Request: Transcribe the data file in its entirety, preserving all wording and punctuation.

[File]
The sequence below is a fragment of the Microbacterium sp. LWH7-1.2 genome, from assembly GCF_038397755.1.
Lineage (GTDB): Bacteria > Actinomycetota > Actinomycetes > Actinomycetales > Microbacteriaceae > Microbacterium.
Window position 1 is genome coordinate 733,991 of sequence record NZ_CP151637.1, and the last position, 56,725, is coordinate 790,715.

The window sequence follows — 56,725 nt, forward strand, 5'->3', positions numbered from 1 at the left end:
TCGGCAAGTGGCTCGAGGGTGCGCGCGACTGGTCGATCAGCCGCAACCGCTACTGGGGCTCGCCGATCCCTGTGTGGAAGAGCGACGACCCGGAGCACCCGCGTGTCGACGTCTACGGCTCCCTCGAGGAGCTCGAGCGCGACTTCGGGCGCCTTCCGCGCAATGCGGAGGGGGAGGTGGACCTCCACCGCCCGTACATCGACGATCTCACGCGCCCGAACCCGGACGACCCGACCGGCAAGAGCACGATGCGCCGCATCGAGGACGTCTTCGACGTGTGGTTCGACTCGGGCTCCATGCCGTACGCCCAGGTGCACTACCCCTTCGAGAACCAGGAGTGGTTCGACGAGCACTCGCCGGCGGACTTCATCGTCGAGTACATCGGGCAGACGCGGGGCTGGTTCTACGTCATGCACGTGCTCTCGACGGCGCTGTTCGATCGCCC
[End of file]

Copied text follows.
The sequence below is a fragment of the Microbacterium sp. LWH7-1.2 genome, from assembly GCF_038397755.1.
Lineage (GTDB): Bacteria > Actinomycetota > Actinomycetes > Actinomycetales > Microbacteriaceae > Microbacterium.
Window position 1 is genome coordinate 733,991 of sequence record NZ_CP151637.1, and the last position, 56,725, is coordinate 790,715.

The window sequence follows — 56,725 nt, forward strand, 5'->3', positions numbered from 1 at the left end:
TCGGCAAGTGGCTCGAGGGTGCGCGCGACTGGTCGATCAGCCGCAACCGCTACTGGGGCTCGCCGATCCCTGTGTGGAAGAGCGACGACCCGGAGCACCCGCGTGTCGACGTCTACGGCTCCCTCGAGGAGCTCGAGCGCGACTTCGGGCGCCTTCCGCGCAATGCGGAGGGGGAGGTGGACCTCCACCGCCCGTACATCGACGATCTCACGCGCCCGAACCCGGACGACCCGACCGGCAAGAGCACGATGCGCCGCATCGAGGACGTCTTCGACGTGTGGTTCGACTCGGGCTCCATGCCGTACGCCCAGGTGCACTACCCCTTCGAGAACCAGGAGTGGTTCGACGAGCACTCGCCGGCGGACTTCATCGTCGAGTACATCGGGCAGACGCGGGGCTGGTTCTACGTCATGCACGTGCTCTCGACGGCGCTGTTCGATCGCCC